I’ve been debating on whether to write this because it’s a mixed emotional bag and I don’t want it to get misconstrued. But Nadege deserves to be remembered and I can feel that she wants me to put this out there.

When I first saw Nadege, in the late 80’s, she was a drug addict bumming change on Avenue A. She looked like an exotic cat fallen on hard times, slightly ratty around the edges but compelling. Her eyes were remarkable, green and slanted, wide-set in a face with wide cheekbones and a quirky slash of a mouth. She wasn’t classically pretty, but she was beautiful. She was sullen, so of course I liked her. I gave her all the change in my purse.

I had a nightmare of a boyfriend throughout that time period who then became my husband for a short time in 1990. He was beautiful, also with green cat eyes wide-set in a face with wide cheekbones, also a drug addict, although on again off again due to my constant codependent hammering. He was the most faithless human being I have known then or since. He was also always broke and had no problem letting me cover all the bills while he smoked weed and cheated on me nonstop with whatever stripper or grade C groupie that was available on any given night. I was so in love with him that I couldn’t see straight.

Usually he turned his forays into new vaginal territory into sordid little affairs that always ended badly. We had a pattern: I would find out, freak out, attack him and the female either physically or verbally, break up with him in a huge screaming match, he would continue to fuck the new person and some extraneous others until he got bored and sad, then come crawling back. I would usually find a really nice boyfriend and then ruin it to take him back. It was all awful, and whenever I think about it I feel deeply grateful that I will never have to take that cosmic class again.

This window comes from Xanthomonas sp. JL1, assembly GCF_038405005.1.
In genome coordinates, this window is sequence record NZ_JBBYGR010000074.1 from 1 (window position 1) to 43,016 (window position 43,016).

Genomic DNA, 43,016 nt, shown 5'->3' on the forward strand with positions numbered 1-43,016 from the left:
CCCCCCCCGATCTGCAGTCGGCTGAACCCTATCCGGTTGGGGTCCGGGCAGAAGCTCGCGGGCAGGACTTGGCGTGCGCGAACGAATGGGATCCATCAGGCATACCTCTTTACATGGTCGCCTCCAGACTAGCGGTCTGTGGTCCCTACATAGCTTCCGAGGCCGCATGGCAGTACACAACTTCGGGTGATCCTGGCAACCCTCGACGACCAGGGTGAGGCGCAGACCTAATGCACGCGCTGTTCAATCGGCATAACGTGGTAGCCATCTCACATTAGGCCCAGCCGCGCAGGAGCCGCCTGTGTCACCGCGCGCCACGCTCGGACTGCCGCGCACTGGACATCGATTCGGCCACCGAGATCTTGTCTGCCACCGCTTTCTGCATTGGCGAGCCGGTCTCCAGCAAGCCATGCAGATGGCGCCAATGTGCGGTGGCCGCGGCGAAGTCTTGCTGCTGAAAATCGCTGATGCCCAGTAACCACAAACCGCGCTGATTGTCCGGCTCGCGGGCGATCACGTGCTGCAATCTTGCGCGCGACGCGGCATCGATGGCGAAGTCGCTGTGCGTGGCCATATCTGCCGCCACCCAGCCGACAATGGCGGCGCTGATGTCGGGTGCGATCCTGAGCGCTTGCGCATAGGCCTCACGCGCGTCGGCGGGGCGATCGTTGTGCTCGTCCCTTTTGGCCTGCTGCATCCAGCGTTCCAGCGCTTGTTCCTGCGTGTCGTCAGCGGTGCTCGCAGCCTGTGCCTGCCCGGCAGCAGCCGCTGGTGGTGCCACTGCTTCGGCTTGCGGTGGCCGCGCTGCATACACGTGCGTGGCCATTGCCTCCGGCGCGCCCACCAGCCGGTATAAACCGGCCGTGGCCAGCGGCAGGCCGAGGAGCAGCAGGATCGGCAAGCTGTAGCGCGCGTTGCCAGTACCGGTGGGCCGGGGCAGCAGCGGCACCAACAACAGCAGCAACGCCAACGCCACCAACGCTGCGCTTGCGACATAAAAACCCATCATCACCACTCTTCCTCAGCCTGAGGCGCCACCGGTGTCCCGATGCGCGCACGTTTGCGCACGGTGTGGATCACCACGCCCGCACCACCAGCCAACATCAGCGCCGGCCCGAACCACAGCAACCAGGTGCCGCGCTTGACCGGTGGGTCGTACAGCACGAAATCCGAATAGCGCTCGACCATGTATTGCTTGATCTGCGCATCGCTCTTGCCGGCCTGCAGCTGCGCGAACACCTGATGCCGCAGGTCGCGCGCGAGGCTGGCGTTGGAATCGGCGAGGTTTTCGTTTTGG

So one day I showed up at boyfriend’s band rehearsal to pick him up for the night, and Nadege was there. I didn’t know her name at that point and it seemed suspect, so I asked pointedly, “Why is that junkie here?” He told me that she was newly sober and hanging out with his sober singer. Hmm… She wouldn’t look at me and since we were the only two non-band members in the room, it felt rude and uncomfortable. I decided I did not like her so much after all.

You can guess where this is going. Shortly after that boyfriend started exhibiting all the signs of having started a new affair, which was essentially not coming home when he was supposed to and acting smug when I grilled him about it. After a couple of days of my haranguing he admitted it and I broke up with him…again.

I quickly sleuthed out who the latest one was–that fucking French doper. No wonder she was such a bitch at the rehearsal. I hit the ceiling. I want my change back!

I would see her out at clubs and it made me crazy. I wanted to set her on fire. I was at the top of the NYC band hierarchy at that point and had a pretty extensive gang of rabid girlfriends who would back whatever I decreed, so I advised everyone that if they spoke to her they were dead to me. So they glared at her dutifully and one time at the Cat Club I spit a big wad of gum into her hair. She told me later on that someone pointed it out to her and she said, “Oh yeah, that’s Raff…”

Boyfriend quickly tired of this conquest and I missed him, so when he snuck into my building and left a giant, elaborately carved pumpkin in front of my apartment door on Halloween, I took him back.

A couple of months later found me in sweatpants carrying a bag of laundry heading to my apartment on First Street. I saw Nadege walking in my direction and became hot with rage. As we passed each other I spit in her face, a ridiculous gesture considering the giant bag in my arms that I could barely see over.

Nadege called after me in her thick accent, “Raffaele! I want to talk to you!”

I said, “Go fuck yourself, you fucking bitch. I will fucking kick your ass right here in the street!”

She was unfazed and shouted at the back of my head,

“Wait a meenute! Listen to me. What I deed was wrong. But I ‘ave paid for eet. I paid. Hee made me pay.”

I stopped and turned around. She continued,

“I ‘ave paid. You ‘ave paid. Eee never pays. Eee should pay!!”

All rage drained out of me. I set the laundry down on the sidewalk and eyeballed her up and down. I sighed and said, “Do you want to come up for some tea?”

She smiled and said “Yes.”